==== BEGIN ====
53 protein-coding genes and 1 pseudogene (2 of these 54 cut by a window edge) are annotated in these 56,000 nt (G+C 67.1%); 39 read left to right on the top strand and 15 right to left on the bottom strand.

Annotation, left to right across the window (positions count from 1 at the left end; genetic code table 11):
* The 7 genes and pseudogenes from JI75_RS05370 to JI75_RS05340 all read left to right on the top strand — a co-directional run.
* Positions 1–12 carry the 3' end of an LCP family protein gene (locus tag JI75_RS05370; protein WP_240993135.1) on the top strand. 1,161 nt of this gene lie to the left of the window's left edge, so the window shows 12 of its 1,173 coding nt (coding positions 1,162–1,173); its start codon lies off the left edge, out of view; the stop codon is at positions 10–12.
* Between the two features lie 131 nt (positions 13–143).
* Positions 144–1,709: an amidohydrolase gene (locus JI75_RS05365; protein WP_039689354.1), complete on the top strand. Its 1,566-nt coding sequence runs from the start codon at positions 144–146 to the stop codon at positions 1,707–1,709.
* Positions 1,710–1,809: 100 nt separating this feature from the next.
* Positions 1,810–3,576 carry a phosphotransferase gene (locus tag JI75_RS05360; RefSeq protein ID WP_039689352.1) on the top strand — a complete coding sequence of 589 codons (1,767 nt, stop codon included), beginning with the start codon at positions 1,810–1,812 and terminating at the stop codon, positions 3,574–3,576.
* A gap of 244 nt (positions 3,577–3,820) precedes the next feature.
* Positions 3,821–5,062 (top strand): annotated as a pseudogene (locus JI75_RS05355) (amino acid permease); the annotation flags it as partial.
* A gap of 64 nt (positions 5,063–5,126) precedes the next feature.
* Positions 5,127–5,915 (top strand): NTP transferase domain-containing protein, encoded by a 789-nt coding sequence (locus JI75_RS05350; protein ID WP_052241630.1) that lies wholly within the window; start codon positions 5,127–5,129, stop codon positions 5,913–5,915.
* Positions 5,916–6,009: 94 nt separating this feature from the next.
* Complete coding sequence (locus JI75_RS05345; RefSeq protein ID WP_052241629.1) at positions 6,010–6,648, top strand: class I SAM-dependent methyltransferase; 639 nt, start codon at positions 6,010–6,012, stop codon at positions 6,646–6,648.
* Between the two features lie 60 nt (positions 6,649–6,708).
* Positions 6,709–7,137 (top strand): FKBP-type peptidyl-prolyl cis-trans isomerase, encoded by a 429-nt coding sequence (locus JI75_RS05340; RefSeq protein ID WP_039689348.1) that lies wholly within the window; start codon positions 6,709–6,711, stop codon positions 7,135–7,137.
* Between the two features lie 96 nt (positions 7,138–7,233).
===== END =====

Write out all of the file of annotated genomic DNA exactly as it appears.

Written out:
53 protein-coding genes and 1 pseudogene (2 of these 54 cut by a window edge) are annotated in these 56,000 nt (G+C 67.1%); 39 read left to right on the top strand and 15 right to left on the bottom strand.

Annotation, left to right across the window (positions count from 1 at the left end; genetic code table 11):
* The 7 genes and pseudogenes from JI75_RS05370 to JI75_RS05340 all read left to right on the top strand — a co-directional run.
* Positions 1–12 carry the 3' end of an LCP family protein gene (locus tag JI75_RS05370; protein WP_240993135.1) on the top strand. 1,161 nt of this gene lie to the left of the window's left edge, so the window shows 12 of its 1,173 coding nt (coding positions 1,162–1,173); its start codon lies off the left edge, out of view; the stop codon is at positions 10–12.
* Between the two features lie 131 nt (positions 13–143).
* Positions 144–1,709: an amidohydrolase gene (locus JI75_RS05365; protein WP_039689354.1), complete on the top strand. Its 1,566-nt coding sequence runs from the start codon at positions 144–146 to the stop codon at positions 1,707–1,709.
* Positions 1,710–1,809: 100 nt separating this feature from the next.
* Positions 1,810–3,576 carry a phosphotransferase gene (locus tag JI75_RS05360; RefSeq protein ID WP_039689352.1) on the top strand — a complete coding sequence of 589 codons (1,767 nt, stop codon included), beginning with the start codon at positions 1,810–1,812 and terminating at the stop codon, positions 3,574–3,576.
* A gap of 244 nt (positions 3,577–3,820) precedes the next feature.
* Positions 3,821–5,062 (top strand): annotated as a pseudogene (locus JI75_RS05355) (amino acid permease); the annotation flags it as partial.
* A gap of 64 nt (positions 5,063–5,126) precedes the next feature.
* Positions 5,127–5,915 (top strand): NTP transferase domain-containing protein, encoded by a 789-nt coding sequence (locus JI75_RS05350; protein ID WP_052241630.1) that lies wholly within the window; start codon positions 5,127–5,129, stop codon positions 5,913–5,915.
* Positions 5,916–6,009: 94 nt separating this feature from the next.
* Complete coding sequence (locus JI75_RS05345; RefSeq protein ID WP_052241629.1) at positions 6,010–6,648, top strand: class I SAM-dependent methyltransferase; 639 nt, start codon at positions 6,010–6,012, stop codon at positions 6,646–6,648.
* Between the two features lie 60 nt (positions 6,649–6,708).
* Positions 6,709–7,137 (top strand): FKBP-type peptidyl-prolyl cis-trans isomerase, encoded by a 429-nt coding sequence (locus JI75_RS05340; RefSeq protein ID WP_039689348.1) that lies wholly within the window; start codon positions 6,709–6,711, stop codon positions 7,135–7,137.
* Between the two features lie 96 nt (positions 7,138–7,233).